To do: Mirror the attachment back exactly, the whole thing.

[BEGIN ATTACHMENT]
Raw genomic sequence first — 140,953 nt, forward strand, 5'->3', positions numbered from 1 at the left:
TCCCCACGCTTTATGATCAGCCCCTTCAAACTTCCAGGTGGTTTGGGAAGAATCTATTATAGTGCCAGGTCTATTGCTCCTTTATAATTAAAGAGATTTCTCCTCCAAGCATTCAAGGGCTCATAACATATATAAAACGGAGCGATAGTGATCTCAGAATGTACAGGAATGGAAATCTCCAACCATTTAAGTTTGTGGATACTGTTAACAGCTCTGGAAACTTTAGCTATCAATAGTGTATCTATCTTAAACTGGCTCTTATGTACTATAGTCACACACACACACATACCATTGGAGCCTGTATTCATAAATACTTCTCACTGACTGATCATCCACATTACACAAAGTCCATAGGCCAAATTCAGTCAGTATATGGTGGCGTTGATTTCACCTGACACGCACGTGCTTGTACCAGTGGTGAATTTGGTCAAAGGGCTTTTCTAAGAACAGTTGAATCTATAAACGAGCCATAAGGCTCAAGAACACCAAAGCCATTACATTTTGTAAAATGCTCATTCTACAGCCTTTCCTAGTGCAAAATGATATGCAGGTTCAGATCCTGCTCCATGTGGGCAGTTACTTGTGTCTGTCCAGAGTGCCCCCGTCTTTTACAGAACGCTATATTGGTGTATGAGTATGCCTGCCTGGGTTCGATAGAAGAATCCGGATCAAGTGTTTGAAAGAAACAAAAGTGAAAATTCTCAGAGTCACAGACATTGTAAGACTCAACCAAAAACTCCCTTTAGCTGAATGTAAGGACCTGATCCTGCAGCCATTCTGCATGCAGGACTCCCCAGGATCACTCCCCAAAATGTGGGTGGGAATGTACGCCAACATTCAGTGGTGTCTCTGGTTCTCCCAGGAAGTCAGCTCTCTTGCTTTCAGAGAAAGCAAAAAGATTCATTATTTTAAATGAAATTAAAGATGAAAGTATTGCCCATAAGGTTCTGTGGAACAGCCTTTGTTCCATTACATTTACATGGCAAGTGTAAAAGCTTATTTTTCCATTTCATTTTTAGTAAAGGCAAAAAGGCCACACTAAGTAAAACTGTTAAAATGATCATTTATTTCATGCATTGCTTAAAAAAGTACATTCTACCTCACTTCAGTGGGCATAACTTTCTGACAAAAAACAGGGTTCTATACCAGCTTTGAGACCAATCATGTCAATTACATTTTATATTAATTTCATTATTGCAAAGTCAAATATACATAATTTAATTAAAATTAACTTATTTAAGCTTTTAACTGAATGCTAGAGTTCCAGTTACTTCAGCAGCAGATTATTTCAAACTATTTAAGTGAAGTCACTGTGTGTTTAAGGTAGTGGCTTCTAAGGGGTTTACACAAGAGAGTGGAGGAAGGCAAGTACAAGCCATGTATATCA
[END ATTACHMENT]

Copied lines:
Raw genomic sequence first — 140,953 nt, forward strand, 5'->3', positions numbered from 1 at the left:
TCCCCACGCTTTATGATCAGCCCCTTCAAACTTCCAGGTGGTTTGGGAAGAATCTATTATAGTGCCAGGTCTATTGCTCCTTTATAATTAAAGAGATTTCTCCTCCAAGCATTCAAGGGCTCATAACATATATAAAACGGAGCGATAGTGATCTCAGAATGTACAGGAATGGAAATCTCCAACCATTTAAGTTTGTGGATACTGTTAACAGCTCTGGAAACTTTAGCTATCAATAGTGTATCTATCTTAAACTGGCTCTTATGTACTATAGTCACACACACACACATACCATTGGAGCCTGTATTCATAAATACTTCTCACTGACTGATCATCCACATTACACAAAGTCCATAGGCCAAATTCAGTCAGTATATGGTGGCGTTGATTTCACCTGACACGCACGTGCTTGTACCAGTGGTGAATTTGGTCAAAGGGCTTTTCTAAGAACAGTTGAATCTATAAACGAGCCATAAGGCTCAAGAACACCAAAGCCATTACATTTTGTAAAATGCTCATTCTACAGCCTTTCCTAGTGCAAAATGATATGCAGGTTCAGATCCTGCTCCATGTGGGCAGTTACTTGTGTCTGTCCAGAGTGCCCCCGTCTTTTACAGAACGCTATATTGGTGTATGAGTATGCCTGCCTGGGTTCGATAGAAGAATCCGGATCAAGTGTTTGAAAGAAACAAAAGTGAAAATTCTCAGAGTCACAGACATTGTAAGACTCAACCAAAAACTCCCTTTAGCTGAATGTAAGGACCTGATCCTGCAGCCATTCTGCATGCAGGACTCCCCAGGATCACTCCCCAAAATGTGGGTGGGAATGTACGCCAACATTCAGTGGTGTCTCTGGTTCTCCCAGGAAGTCAGCTCTCTTGCTTTCAGAGAAAGCAAAAAGATTCATTATTTTAAATGAAATTAAAGATGAAAGTATTGCCCATAAGGTTCTGTGGAACAGCCTTTGTTCCATTACATTTACATGGCAAGTGTAAAAGCTTATTTTTCCATTTCATTTTTAGTAAAGGCAAAAAGGCCACACTAAGTAAAACTGTTAAAATGATCATTTATTTCATGCATTGCTTAAAAAAGTACATTCTACCTCACTTCAGTGGGCATAACTTTCTGACAAAAAACAGGGTTCTATACCAGCTTTGAGACCAATCATGTCAATTACATTTTATATTAATTTCATTATTGCAAAGTCAAATATACATAATTTAATTAAAATTAACTTATTTAAGCTTTTAACTGAATGCTAGAGTTCCAGTTACTTCAGCAGCAGATTATTTCAAACTATTTAAGTGAAGTCACTGTGTGTTTAAGGTAGTGGCTTCTAAGGGGTTTACACAAGAGAGTGGAGGAAGGCAAGTACAAGCCATGTATATCA